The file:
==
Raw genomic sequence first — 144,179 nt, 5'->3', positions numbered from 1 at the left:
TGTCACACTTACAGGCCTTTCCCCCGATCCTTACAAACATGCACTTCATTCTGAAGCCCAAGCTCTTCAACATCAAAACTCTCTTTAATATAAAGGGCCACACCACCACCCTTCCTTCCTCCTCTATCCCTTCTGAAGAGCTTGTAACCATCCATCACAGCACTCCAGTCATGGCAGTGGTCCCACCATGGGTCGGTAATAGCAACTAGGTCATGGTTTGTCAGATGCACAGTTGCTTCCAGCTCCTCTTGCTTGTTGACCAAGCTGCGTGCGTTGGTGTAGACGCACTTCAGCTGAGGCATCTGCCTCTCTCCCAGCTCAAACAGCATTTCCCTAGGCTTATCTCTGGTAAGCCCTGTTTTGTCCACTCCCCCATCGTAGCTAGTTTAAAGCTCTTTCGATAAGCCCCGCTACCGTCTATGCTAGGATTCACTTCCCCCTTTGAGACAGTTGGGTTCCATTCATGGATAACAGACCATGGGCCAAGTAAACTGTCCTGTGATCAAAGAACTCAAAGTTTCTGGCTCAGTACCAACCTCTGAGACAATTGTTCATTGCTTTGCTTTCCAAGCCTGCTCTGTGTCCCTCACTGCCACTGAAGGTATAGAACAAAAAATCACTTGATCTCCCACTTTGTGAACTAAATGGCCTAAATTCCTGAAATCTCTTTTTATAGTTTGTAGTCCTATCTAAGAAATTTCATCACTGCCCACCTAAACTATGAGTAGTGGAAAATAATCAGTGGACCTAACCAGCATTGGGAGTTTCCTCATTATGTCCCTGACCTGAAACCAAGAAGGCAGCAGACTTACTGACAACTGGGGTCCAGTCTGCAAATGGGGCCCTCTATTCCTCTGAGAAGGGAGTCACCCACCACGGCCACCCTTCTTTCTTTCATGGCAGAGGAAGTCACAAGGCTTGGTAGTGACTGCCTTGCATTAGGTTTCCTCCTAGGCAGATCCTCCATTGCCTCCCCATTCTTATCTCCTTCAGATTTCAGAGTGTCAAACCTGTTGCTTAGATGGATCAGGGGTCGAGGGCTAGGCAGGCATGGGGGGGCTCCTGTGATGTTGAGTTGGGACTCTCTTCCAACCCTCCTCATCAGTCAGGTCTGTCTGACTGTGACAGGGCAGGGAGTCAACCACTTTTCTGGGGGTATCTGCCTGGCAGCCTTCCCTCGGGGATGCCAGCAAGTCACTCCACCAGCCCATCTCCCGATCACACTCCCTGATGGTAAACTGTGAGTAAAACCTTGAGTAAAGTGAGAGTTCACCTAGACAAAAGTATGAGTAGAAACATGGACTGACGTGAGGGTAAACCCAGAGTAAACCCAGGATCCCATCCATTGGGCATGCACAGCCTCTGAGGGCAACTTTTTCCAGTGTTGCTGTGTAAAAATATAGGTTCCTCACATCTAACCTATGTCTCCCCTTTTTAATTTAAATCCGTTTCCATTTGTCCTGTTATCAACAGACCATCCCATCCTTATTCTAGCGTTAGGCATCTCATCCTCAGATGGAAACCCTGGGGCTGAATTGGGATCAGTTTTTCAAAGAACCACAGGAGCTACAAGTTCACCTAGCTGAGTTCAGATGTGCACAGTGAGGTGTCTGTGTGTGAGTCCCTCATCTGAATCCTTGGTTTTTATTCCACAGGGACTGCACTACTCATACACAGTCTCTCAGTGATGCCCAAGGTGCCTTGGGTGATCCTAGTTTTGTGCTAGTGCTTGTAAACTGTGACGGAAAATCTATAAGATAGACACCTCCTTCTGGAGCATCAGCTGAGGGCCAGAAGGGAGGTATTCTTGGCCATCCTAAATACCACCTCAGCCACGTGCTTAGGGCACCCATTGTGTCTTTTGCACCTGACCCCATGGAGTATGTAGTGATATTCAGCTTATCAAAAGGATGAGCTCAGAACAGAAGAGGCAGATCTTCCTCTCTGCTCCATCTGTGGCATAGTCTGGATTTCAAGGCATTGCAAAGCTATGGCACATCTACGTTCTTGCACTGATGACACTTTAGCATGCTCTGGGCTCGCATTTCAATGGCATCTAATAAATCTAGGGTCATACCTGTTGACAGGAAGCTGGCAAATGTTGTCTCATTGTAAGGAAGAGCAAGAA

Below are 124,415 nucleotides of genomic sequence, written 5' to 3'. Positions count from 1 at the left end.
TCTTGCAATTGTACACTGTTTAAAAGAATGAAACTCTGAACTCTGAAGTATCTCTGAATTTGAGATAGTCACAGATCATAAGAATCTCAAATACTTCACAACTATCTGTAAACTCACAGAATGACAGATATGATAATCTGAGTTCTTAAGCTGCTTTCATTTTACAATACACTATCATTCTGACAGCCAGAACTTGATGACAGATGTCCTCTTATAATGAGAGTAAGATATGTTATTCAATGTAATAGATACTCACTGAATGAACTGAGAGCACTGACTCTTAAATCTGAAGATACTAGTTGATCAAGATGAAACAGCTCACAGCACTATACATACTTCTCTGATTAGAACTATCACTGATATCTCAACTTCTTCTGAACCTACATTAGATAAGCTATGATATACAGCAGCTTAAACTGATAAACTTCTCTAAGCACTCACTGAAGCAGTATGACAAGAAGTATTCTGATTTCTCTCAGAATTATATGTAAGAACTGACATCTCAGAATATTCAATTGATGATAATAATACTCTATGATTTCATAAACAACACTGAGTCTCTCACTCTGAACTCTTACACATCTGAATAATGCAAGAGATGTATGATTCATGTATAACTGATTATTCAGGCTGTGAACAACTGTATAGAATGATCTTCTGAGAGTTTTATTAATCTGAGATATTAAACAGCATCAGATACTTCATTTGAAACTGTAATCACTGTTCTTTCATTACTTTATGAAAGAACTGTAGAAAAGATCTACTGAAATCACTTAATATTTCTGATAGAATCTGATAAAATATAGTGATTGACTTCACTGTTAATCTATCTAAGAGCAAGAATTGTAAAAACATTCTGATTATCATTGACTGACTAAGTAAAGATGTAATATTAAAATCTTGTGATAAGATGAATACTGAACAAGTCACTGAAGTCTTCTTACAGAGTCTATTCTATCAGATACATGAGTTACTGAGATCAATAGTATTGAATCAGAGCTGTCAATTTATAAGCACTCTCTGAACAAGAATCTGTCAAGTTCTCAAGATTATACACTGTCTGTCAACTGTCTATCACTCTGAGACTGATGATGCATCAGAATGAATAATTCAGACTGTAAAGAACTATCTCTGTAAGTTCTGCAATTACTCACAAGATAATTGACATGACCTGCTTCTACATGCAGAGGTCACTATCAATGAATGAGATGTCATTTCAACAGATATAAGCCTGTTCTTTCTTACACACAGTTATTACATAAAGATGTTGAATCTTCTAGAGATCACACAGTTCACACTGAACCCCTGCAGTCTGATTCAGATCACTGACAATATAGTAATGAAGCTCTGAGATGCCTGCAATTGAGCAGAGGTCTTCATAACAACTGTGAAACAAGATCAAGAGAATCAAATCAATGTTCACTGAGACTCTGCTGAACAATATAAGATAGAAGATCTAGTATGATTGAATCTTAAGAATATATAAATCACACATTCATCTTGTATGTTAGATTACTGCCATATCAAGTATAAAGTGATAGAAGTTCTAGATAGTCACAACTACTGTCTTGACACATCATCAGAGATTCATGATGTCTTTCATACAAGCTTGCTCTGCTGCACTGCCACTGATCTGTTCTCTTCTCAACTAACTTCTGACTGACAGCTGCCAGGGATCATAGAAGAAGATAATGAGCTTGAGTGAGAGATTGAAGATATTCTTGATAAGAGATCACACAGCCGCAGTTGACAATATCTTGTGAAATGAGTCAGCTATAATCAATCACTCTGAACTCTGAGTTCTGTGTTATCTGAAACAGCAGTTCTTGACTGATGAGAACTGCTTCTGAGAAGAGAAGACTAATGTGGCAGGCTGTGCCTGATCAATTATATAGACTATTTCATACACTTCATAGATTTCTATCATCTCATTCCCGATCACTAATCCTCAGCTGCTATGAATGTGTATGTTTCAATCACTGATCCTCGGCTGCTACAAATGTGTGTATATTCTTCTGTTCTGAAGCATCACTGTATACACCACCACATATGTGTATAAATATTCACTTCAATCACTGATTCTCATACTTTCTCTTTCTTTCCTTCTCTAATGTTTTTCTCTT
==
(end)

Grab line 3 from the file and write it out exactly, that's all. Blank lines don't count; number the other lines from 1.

Below are 124,415 nucleotides of genomic sequence, written 5' to 3'. Positions count from 1 at the left end.